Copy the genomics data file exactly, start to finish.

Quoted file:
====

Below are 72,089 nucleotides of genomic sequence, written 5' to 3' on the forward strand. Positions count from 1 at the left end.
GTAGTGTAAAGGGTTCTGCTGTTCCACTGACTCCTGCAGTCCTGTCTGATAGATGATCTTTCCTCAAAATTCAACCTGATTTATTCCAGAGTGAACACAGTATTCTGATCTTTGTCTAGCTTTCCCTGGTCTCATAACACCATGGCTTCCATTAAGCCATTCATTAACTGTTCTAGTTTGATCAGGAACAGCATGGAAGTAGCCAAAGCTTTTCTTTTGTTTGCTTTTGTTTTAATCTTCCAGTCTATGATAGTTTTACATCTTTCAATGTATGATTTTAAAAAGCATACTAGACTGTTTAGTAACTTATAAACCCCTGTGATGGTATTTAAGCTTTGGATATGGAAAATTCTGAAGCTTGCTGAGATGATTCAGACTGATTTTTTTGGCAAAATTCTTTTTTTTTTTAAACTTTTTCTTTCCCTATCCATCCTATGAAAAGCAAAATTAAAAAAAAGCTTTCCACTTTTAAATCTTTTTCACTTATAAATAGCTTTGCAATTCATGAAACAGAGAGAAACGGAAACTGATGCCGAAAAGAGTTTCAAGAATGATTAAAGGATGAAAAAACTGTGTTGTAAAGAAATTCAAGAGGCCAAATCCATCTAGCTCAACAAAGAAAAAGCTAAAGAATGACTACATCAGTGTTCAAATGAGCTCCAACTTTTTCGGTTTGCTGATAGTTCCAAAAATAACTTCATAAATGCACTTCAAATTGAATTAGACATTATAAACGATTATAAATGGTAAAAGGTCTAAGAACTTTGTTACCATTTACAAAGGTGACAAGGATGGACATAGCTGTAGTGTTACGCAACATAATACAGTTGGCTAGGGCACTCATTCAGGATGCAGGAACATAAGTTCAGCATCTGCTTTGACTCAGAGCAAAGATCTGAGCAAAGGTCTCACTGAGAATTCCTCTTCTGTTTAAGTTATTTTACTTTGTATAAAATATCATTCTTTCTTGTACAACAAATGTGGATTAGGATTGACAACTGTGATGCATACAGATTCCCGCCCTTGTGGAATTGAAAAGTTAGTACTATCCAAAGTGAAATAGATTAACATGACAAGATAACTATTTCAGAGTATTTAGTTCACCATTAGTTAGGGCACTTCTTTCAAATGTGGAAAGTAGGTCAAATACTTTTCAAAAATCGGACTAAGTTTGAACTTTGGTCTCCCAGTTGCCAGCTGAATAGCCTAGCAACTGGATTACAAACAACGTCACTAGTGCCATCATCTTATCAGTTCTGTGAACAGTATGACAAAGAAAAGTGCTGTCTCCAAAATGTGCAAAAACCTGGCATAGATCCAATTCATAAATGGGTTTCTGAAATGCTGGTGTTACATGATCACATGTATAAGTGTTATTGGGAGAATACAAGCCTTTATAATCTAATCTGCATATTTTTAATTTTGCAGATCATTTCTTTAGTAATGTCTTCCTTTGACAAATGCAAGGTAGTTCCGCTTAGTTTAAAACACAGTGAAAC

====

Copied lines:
Below are 72,089 nucleotides of genomic sequence, written 5' to 3' on the forward strand. Positions count from 1 at the left end.
GTAGTGTAAAGGGTTCTGCTGTTCCACTGACTCCTGCAGTCCTGTCTGATAGATGATCTTTCCTCAAAATTCAACCTGATTTATTCCAGAGTGAACACAGTATTCTGATCTTTGTCTAGCTTTCCCTGGTCTCATAACACCATGGCTTCCATTAAGCCATTCATTAACTGTTCTAGTTTGATCAGGAACAGCATGGAAGTAGCCAAAGCTTTTCTTTTGTTTGCTTTTGTTTTAATCTTCCAGTCTATGATAGTTTTACATCTTTCAATGTATGATTTTAAAAAGCATACTAGACTGTTTAGTAACTTATAAACCCCTGTGATGGTATTTAAGCTTTGGATATGGAAAATTCTGAAGCTTGCTGAGATGATTCAGACTGATTTTTTTGGCAAAATTCTTTTTTTTTTTAAACTTTTTCTTTCCCTATCCATCCTATGAAAAGCAAAATTAAAAAAAAGCTTTCCACTTTTAAATCTTTTTCACTTATAAATAGCTTTGCAATTCATGAAACAGAGAGAAACGGAAACTGATGCCGAAAAGAGTTTCAAGAATGATTAAAGGATGAAAAAACTGTGTTGTAAAGAAATTCAAGAGGCCAAATCCATCTAGCTCAACAAAGAAAAAGCTAAAGAATGACTACATCAGTGTTCAAATGAGCTCCAACTTTTTCGGTTTGCTGATAGTTCCAAAAATAACTTCATAAATGCACTTCAAATTGAATTAGACATTATAAACGATTATAAATGGTAAAAGGTCTAAGAACTTTGTTACCATTTACAAAGGTGACAAGGATGGACATAGCTGTAGTGTTACGCAACATAATACAGTTGGCTAGGGCACTCATTCAGGATGCAGGAACATAAGTTCAGCATCTGCTTTGACTCAGAGCAAAGATCTGAGCAAAGGTCTCACTGAGAATTCCTCTTCTGTTTAAGTTATTTTACTTTGTATAAAATATCATTCTTTCTTGTACAACAAATGTGGATTAGGATTGACAACTGTGATGCATACAGATTCCCGCCCTTGTGGAATTGAAAAGTTAGTACTATCCAAAGTGAAATAGATTAACATGACAAGATAACTATTTCAGAGTATTTAGTTCACCATTAGTTAGGGCACTTCTTTCAAATGTGGAAAGTAGGTCAAATACTTTTCAAAAATCGGACTAAGTTTGAACTTTGGTCTCCCAGTTGCCAGCTGAATAGCCTAGCAACTGGATTACAAACAACGTCACTAGTGCCATCATCTTATCAGTTCTGTGAACAGTATGACAAAGAAAAGTGCTGTCTCCAAAATGTGCAAAAACCTGGCATAGATCCAATTCATAAATGGGTTTCTGAAATGCTGGTGTTACATGATCACATGTATAAGTGTTATTGGGAGAATACAAGCCTTTATAATCTAATCTGCATATTTTTAATTTTGCAGATCATTTCTTTAGTAATGTCTTCCTTTGACAAATGCAAGGTAGTTCCGCTTAGTTTAAAACACAGTGAAAC